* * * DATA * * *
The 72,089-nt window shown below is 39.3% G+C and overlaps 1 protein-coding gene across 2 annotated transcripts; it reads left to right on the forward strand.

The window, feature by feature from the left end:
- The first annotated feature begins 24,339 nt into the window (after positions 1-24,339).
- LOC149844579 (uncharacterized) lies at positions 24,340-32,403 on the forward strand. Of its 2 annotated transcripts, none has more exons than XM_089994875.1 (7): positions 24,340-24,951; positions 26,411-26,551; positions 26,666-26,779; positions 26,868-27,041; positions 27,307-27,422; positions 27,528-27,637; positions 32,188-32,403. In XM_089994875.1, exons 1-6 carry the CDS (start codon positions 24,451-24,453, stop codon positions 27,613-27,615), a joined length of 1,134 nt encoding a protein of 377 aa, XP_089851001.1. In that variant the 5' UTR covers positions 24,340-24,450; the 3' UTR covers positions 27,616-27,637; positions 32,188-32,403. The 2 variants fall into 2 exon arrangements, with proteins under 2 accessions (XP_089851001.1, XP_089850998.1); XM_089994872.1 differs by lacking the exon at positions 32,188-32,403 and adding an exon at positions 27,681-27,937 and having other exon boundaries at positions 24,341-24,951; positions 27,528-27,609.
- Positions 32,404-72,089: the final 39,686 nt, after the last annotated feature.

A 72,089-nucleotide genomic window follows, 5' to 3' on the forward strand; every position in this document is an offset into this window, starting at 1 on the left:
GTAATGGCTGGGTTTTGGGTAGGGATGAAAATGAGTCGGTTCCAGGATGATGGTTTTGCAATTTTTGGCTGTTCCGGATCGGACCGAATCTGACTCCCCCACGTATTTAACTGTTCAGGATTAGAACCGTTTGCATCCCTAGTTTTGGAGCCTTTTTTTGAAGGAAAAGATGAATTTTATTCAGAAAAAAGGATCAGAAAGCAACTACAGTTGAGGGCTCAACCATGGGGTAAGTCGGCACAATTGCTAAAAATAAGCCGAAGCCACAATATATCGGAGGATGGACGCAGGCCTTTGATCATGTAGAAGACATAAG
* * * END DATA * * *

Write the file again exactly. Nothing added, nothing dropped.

The 72,089-nt window shown below is 39.3% G+C and overlaps 1 protein-coding gene across 2 annotated transcripts; it reads left to right on the forward strand.

The window, feature by feature from the left end:
- The first annotated feature begins 24,339 nt into the window (after positions 1-24,339).
- LOC149844579 (uncharacterized) lies at positions 24,340-32,403 on the forward strand. Of its 2 annotated transcripts, none has more exons than XM_089994875.1 (7): positions 24,340-24,951; positions 26,411-26,551; positions 26,666-26,779; positions 26,868-27,041; positions 27,307-27,422; positions 27,528-27,637; positions 32,188-32,403. In XM_089994875.1, exons 1-6 carry the CDS (start codon positions 24,451-24,453, stop codon positions 27,613-27,615), a joined length of 1,134 nt encoding a protein of 377 aa, XP_089851001.1. In that variant the 5' UTR covers positions 24,340-24,450; the 3' UTR covers positions 27,616-27,637; positions 32,188-32,403. The 2 variants fall into 2 exon arrangements, with proteins under 2 accessions (XP_089851001.1, XP_089850998.1); XM_089994872.1 differs by lacking the exon at positions 32,188-32,403 and adding an exon at positions 27,681-27,937 and having other exon boundaries at positions 24,341-24,951; positions 27,528-27,609.
- Positions 32,404-72,089: the final 39,686 nt, after the last annotated feature.

A 72,089-nucleotide genomic window follows, 5' to 3' on the forward strand; every position in this document is an offset into this window, starting at 1 on the left:
GTAATGGCTGGGTTTTGGGTAGGGATGAAAATGAGTCGGTTCCAGGATGATGGTTTTGCAATTTTTGGCTGTTCCGGATCGGACCGAATCTGACTCCCCCACGTATTTAACTGTTCAGGATTAGAACCGTTTGCATCCCTAGTTTTGGAGCCTTTTTTTGAAGGAAAAGATGAATTTTATTCAGAAAAAAGGATCAGAAAGCAACTACAGTTGAGGGCTCAACCATGGGGTAAGTCGGCACAATTGCTAAAAATAAGCCGAAGCCACAATATATCGGAGGATGGACGCAGGCCTTTGATCATGTAGAAGACATAAG